"They didn't know how young I was, so we would get a gig at one of these places and they would be like, 'What the hell?' They would make me stand outside until it was time to play," he says.
From my stepson, Geoff Hartwell:
Howdy folks!Be there or be square!
We got some great music coming up this week, with a SPECIAL ELECTRIC performance in New York City on Friday February 9th! (And some good news about Radio Play!)
Friday Feb 2nd 8pm
Geoff and Rich Acoustic at the Kittle House
This is an awesome place!!! Really great food and atmosphere. CRAZY extensive wine list and reasonable drinks.
The Tuesday Blues Jam at Jackson & Wheeler, of course!
*THE GEOFF HARTWELL BAND* @ The Parkside Lounge NYC
317 E. Houston St. btw Ave B & C
Never seen the Band in New York City? HERE'S YOUR CHANCE!
This is our FAVORITE place to play in NYC. We'll be doing an EXTRA-LONG EXPLOSIVE ELECTRIC performance of new and old! A Funky east side hang that starts at 8 SHARP (get there early and have a drink!) and we're done by 10 and out on the town!
THE GEOFF HARTWELL BAND WILL BE FEATURED ON VASSAR
COLLEGE RADIO 93.1 WVKR!!! THEY HAVE BEEN PLAYING THE NEW CD AND THEY LOVE IT! ON *WEDNESDAY MARCH 14th at 7pm* THE GHB WILL PERFORM ON-AIR AND BE INTERVIEWED ON A PROGRAM CALLED "SCENE UNSEEN" !!! MARK YOUR CALENDARS!!!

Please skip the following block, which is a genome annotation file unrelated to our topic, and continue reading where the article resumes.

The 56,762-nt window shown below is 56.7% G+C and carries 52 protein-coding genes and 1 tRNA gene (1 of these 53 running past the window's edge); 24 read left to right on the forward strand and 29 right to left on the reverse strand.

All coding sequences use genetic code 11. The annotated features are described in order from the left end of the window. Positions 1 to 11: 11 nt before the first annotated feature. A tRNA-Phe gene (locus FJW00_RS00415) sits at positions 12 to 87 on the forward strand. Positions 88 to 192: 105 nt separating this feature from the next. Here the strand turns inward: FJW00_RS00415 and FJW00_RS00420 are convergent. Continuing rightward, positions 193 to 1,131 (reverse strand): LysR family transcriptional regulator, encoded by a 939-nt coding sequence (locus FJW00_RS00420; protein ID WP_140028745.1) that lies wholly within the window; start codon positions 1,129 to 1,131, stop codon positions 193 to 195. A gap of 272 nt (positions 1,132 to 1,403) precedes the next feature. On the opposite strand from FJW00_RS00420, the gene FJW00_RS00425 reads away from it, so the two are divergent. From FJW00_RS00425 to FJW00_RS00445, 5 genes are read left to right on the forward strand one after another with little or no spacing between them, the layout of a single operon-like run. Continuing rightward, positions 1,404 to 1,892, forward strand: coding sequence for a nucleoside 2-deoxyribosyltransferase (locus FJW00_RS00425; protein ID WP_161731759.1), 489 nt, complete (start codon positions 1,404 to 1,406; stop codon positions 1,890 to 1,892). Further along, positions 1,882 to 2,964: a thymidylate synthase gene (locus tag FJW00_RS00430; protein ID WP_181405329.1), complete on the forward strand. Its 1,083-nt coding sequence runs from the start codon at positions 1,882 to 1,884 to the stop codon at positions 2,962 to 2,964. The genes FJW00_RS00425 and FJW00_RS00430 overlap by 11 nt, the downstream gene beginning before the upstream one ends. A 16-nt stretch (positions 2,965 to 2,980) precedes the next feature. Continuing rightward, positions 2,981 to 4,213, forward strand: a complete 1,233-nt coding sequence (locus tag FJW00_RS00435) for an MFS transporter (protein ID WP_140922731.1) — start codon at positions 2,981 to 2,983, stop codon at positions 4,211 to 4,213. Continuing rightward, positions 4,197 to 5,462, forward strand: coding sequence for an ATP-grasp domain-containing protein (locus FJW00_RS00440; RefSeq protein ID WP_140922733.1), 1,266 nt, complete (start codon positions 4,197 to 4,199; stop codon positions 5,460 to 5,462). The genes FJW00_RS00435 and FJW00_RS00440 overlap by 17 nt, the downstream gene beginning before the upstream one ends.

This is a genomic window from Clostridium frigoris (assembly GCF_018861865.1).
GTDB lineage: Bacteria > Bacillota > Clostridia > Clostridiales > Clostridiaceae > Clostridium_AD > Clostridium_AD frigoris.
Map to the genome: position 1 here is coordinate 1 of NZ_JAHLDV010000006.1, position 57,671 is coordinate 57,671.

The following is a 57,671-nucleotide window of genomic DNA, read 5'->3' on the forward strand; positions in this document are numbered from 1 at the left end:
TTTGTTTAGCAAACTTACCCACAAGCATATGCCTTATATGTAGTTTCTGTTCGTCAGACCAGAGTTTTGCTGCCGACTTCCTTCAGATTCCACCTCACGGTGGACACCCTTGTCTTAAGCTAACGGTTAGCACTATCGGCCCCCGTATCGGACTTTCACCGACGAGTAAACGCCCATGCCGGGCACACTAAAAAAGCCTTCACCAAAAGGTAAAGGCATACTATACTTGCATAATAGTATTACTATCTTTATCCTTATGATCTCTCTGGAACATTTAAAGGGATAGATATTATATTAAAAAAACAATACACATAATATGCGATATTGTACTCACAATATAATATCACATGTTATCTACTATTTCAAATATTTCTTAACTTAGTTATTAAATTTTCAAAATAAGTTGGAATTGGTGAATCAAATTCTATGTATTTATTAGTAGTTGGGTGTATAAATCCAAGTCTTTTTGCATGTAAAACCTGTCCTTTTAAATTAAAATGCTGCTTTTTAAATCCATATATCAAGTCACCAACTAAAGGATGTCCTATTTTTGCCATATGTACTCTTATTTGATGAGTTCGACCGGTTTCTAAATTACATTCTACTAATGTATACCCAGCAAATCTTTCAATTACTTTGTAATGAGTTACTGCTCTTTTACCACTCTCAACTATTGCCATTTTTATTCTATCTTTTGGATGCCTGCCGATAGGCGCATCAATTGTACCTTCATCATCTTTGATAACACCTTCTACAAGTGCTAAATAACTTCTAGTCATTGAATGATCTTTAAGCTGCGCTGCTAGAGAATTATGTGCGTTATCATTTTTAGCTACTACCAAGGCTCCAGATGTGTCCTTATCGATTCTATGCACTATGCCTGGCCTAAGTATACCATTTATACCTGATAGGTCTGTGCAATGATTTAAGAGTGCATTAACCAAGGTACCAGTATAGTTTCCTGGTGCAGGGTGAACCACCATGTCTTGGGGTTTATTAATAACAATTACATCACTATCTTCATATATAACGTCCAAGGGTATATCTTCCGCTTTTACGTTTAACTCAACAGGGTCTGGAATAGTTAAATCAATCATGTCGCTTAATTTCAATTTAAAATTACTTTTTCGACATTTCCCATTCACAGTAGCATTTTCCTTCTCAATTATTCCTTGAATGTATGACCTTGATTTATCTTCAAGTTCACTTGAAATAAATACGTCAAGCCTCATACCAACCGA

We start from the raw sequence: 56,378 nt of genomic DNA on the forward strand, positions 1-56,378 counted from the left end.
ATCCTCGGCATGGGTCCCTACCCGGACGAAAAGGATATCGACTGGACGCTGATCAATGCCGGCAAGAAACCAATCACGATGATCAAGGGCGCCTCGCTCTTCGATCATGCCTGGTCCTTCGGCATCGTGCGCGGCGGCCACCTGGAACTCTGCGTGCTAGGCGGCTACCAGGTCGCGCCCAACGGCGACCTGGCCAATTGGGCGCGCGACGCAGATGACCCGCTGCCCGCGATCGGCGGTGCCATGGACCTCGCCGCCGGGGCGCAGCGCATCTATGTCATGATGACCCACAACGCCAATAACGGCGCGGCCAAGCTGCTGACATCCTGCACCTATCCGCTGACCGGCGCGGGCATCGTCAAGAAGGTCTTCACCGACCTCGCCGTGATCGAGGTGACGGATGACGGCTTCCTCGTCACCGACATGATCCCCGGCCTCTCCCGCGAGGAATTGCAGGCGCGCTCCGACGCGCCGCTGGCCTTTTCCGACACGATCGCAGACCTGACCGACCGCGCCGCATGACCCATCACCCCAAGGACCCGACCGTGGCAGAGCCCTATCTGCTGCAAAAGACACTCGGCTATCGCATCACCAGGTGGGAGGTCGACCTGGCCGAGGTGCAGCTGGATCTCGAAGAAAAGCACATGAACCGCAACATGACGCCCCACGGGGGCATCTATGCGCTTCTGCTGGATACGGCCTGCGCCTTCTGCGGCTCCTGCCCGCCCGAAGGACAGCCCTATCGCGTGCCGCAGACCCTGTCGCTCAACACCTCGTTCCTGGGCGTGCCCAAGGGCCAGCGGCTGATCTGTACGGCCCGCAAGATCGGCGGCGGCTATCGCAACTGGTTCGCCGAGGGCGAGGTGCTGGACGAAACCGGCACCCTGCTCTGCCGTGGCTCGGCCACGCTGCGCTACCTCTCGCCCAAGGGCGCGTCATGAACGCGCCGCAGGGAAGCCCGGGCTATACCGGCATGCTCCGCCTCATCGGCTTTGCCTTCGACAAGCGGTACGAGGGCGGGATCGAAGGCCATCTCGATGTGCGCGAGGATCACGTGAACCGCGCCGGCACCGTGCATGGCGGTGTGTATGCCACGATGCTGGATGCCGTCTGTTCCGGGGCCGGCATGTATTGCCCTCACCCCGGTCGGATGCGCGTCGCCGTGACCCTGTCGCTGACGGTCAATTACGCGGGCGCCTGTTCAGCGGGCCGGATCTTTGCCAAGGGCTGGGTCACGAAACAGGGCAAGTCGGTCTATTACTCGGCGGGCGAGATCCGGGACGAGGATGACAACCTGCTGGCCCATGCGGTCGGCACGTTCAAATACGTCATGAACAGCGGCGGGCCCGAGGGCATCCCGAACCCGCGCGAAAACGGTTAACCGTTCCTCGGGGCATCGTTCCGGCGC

HOPE TO SEE YOU AT THE PARKSIDE!!!
I did this YouTube video, My Kids Meet WolframTones, about a year ago and it never occurred to me to blog it. But now that everyone is covering their blogs with YouTube videos, perhaps it's time.
Here's what I said about it last fall:
After dinner this evening, I sat my son Peter, who has just started 3rd grade, down at my computer and let him play with Wolfram Tones for the first time. The first interesting thing that happened was that my daughter Elizabeth, who turns 3 in October, started jamming to the WolframTones soundtrack on the toy piano in the living room. (I had gotten the video camera out to film Peter, and she started while I was getting set up.)
After about 10 minutes of fiddling, Peter came up with something he really liked.
Geoff asked me to pass along the following:
I'm puttin the call out to anyone who hasn't bought my cd yet- if I can sell JUST A FEW more copies through CD Baby by the end of August, they'll put one of my songs on a sampler that goes out to EVERY Cd Baby customer. That would obviously be an amazing help for getting my music out and helping the indie underdog...
So please go to Cd Baby and buy my cd! THEY MAKE GREAT GIFTS!
THANKS FOR YOUR SUPPORT!!!
Be the first on your block!